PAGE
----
(MCT) — CHICAGO — Rita Crundwell, once the trusted comptroller of Dixon, Ill., entered her name into the record book of Illinois embezzlers Wednesday when she pleaded guilty to stealing tens of millions of dollars in public funds — a plea she made, her lawyer said, because she wanted to spare taxpayers the expense of a trial.
Crundwell's case has unfolded with spectacular excess over the last seven months after authorities charged she had long diverted city money to a secret bank account in her name. In recent years the thefts had grown bolder as she stole $100,000, $200,000, even $350,000 at a time, according to authorities. Eventually, her thefts exceeded the annual budgets for the police and fire departments combined.
But she made a fateful mistake, spending long periods away from City Hall as she traveled the country to compete in horse shows. She had become one of the nation's top breeders of quarter horses with the money she stole from her small town, best known as the boyhood home of President Ronald Reagan. The city clerk, filling in for Crundwell, discovered the secret account and informed the mayor, who tipped off law enforcement.
Last April FBI agents unceremoniously arrested Crundwell and whisked her out of City Hall in handcuffs. On Wednesday, she displayed no emotion as she quietly pleaded guilty in federal court to the staggering embezzlements — $53.7 million in all since late 1990.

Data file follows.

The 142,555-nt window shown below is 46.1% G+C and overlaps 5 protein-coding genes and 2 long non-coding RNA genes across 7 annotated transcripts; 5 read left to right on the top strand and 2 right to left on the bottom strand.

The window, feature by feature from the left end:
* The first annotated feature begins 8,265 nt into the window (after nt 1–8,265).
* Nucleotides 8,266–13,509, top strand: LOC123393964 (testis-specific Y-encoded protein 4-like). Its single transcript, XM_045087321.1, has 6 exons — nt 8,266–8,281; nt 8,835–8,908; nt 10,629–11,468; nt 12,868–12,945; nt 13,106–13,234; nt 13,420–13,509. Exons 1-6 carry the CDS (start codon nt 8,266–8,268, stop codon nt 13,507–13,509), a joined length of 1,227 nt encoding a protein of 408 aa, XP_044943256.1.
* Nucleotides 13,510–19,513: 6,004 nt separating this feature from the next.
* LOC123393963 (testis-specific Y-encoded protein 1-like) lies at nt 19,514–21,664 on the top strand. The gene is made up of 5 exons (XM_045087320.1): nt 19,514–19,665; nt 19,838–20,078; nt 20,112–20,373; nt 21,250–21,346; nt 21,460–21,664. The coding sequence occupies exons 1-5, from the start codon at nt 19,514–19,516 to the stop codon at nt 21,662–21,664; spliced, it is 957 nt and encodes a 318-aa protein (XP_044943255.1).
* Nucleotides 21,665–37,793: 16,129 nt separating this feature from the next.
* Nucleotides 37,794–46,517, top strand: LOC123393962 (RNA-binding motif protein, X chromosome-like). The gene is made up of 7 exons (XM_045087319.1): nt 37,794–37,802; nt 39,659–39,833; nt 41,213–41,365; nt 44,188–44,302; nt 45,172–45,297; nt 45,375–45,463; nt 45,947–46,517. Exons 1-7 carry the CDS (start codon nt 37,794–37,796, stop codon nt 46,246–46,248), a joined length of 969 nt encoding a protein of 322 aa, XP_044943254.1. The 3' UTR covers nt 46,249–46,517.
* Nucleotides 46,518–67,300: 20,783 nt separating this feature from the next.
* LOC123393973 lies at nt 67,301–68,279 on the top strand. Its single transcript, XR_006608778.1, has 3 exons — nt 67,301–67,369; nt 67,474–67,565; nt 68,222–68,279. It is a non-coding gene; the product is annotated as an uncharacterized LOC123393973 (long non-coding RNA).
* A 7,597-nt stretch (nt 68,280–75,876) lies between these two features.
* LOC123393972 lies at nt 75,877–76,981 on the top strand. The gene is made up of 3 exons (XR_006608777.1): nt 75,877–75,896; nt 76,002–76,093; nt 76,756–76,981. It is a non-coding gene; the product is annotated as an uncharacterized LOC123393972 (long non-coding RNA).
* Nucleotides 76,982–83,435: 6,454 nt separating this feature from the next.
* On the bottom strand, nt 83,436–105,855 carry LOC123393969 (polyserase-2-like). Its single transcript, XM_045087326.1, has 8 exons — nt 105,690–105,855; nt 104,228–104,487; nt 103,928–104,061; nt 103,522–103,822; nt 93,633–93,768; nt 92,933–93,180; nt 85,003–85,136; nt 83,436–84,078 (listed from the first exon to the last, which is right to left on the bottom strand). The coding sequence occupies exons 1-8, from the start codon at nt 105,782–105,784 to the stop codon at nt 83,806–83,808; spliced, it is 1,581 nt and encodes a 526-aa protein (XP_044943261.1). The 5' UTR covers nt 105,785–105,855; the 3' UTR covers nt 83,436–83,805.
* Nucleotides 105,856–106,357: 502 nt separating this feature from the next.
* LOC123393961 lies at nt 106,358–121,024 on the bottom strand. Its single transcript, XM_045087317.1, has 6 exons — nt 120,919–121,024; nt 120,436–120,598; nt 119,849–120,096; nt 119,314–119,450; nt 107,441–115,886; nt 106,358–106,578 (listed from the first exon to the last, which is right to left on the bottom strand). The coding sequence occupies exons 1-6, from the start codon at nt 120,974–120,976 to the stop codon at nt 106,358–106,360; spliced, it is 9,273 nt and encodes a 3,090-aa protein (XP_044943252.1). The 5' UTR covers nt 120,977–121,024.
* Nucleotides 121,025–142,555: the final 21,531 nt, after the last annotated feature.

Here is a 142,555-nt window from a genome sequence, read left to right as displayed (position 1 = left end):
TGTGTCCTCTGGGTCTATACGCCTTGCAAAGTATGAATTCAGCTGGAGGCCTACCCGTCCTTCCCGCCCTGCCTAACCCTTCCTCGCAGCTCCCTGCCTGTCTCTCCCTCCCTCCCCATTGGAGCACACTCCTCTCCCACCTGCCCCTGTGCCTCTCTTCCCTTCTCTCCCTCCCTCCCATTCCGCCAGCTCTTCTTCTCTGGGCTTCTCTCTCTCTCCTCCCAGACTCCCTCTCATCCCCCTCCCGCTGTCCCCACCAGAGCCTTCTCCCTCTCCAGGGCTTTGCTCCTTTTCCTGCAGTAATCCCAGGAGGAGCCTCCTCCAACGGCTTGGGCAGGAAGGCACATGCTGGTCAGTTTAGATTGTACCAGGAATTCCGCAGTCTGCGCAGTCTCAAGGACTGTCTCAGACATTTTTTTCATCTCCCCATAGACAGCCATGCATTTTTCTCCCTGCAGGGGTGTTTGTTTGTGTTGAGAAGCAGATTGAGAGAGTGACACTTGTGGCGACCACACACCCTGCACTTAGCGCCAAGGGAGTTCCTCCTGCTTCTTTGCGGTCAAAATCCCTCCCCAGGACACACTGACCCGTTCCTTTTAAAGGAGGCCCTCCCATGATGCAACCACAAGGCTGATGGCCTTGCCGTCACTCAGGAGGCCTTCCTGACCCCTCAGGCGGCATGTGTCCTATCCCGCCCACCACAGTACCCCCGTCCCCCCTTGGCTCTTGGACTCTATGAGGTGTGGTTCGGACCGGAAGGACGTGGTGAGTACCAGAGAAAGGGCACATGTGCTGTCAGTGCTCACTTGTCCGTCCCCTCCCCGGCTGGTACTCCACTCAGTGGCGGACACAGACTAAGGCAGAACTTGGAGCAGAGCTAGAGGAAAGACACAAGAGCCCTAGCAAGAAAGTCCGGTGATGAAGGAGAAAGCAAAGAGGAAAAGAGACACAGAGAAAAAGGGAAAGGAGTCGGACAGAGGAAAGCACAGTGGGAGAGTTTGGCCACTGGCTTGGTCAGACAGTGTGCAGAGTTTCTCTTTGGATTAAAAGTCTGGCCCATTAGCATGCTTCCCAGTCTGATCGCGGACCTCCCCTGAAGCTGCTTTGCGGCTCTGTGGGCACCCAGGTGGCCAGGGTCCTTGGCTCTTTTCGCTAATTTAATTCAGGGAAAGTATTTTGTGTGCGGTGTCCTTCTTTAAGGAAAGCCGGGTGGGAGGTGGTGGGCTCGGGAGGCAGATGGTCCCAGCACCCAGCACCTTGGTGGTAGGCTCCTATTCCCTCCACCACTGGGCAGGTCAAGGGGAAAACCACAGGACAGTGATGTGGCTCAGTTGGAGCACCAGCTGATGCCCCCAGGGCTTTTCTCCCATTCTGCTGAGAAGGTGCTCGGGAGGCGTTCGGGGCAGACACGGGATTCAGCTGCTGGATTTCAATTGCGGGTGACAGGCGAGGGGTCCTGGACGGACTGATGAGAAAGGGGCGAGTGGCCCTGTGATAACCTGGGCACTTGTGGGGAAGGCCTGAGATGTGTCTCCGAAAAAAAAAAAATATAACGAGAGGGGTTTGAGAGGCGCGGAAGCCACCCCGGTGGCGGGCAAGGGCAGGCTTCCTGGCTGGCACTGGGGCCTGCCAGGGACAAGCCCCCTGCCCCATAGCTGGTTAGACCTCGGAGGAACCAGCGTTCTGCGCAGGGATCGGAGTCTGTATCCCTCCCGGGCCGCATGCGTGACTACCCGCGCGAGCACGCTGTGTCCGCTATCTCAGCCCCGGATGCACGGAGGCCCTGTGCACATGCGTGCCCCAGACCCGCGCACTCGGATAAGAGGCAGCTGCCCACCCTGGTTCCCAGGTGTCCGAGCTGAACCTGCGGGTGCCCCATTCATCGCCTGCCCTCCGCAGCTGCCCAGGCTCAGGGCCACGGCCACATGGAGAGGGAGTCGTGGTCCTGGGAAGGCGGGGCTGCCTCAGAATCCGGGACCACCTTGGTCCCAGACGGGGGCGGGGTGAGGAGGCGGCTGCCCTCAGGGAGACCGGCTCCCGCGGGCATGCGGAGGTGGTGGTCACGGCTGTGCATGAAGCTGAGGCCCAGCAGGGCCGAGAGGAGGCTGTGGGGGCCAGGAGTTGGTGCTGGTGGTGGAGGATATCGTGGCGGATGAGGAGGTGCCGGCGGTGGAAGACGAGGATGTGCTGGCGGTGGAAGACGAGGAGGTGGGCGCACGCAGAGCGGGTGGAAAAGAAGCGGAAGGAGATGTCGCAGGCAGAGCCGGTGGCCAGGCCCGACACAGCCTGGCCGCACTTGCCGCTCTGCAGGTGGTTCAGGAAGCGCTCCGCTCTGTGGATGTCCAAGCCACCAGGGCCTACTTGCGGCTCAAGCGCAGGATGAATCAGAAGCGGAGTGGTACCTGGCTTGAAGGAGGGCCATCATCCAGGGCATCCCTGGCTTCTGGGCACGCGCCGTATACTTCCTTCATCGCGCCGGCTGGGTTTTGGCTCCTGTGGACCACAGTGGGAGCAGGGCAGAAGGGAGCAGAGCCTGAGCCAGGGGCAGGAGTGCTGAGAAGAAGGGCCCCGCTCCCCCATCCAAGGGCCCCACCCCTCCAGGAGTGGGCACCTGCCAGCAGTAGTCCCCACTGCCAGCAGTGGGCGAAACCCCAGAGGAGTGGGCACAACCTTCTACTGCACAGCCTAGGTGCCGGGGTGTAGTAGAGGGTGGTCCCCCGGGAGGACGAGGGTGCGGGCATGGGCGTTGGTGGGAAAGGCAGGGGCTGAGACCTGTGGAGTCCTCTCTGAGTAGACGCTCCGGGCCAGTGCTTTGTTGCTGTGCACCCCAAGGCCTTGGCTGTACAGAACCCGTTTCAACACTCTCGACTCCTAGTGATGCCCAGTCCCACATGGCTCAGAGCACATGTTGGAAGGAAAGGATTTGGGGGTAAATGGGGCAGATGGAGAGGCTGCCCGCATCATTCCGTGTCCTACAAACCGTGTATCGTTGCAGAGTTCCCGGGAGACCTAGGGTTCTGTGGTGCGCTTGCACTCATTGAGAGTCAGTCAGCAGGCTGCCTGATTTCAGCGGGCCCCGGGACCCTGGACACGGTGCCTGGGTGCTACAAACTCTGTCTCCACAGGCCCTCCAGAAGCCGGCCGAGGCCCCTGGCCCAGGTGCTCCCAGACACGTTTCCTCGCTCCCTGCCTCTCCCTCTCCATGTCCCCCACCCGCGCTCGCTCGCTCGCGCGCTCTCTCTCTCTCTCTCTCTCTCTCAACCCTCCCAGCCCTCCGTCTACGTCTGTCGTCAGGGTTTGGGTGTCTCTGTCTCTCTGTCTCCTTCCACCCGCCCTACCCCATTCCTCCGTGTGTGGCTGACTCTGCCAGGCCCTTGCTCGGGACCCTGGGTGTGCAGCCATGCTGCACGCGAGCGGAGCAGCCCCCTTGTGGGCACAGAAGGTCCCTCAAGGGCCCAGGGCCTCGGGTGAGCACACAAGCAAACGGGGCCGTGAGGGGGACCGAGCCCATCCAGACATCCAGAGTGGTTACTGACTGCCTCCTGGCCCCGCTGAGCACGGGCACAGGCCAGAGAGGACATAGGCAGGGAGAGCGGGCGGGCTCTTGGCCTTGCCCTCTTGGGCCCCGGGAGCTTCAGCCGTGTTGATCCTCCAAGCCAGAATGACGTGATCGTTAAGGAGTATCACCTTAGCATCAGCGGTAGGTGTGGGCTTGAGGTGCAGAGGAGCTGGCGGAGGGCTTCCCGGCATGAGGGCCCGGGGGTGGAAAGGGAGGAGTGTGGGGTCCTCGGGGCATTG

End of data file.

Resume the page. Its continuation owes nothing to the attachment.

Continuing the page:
Referring to Crundwell's "incredible avarice," Acting U.S. Attorney Gary Shapiro said he believed her scheme represented the largest theft of public funds in Illinois history.
"Apologies to Ronald Reagan, but public officials who manage their citizens' money need to trust if they must, but they need to verify," Shapiro told reporters outside the federal courthouse in Rockford, Ill. "There was, as far as we could tell, no verification here."
The federal conviction, coupled with felony theft charges still pending in Lee County, could mean Crundwell, 59, spends much of the rest of her life in prison.
Crundwell has been free on bond since shortly after her April arrest, but federal prosecutors on Wednesday sought to have her taken into custody, arguing she was a risk to flee because of her age and likely stiff prison sentence. But after Crundwell's lawyer said she didn't have the money to run or a place to go, U.S. District Judge Philip Reinhard allowed her to remain free on her own recognizance. He set sentencing for Feb. 14.
It was revealed in court that she is living out of state, but the exact location was not disclosed. Her bond restrictions required her to stay in northern Illinois or southern Wisconsin.
The fall has been steep for Crundwell. Even before her plea of guilty, she had allowed authorities to sell off all her 400 horses, a luxury motor home and other equipment. More sales of hundreds of her personal possessions are still to come. Authorities are essentially emptying out her homes and then selling the residences — all with the goal to raise money that can go to Dixon to repair some of the damage she inflicted.
In court Wednesday, the woman who once counted three residences, seven fur coats and hundreds of thousands of dollars of jewelry among her possessions appeared to be wearing the same white turtleneck sweater, black pants and sparkling hair clip she had on during another court appearance two weeks ago.
Keeping her eyes trained on the judge during most of the hearing, Crundwell gave short, direct answers to his questions, often punctuated with a polite "your Honor."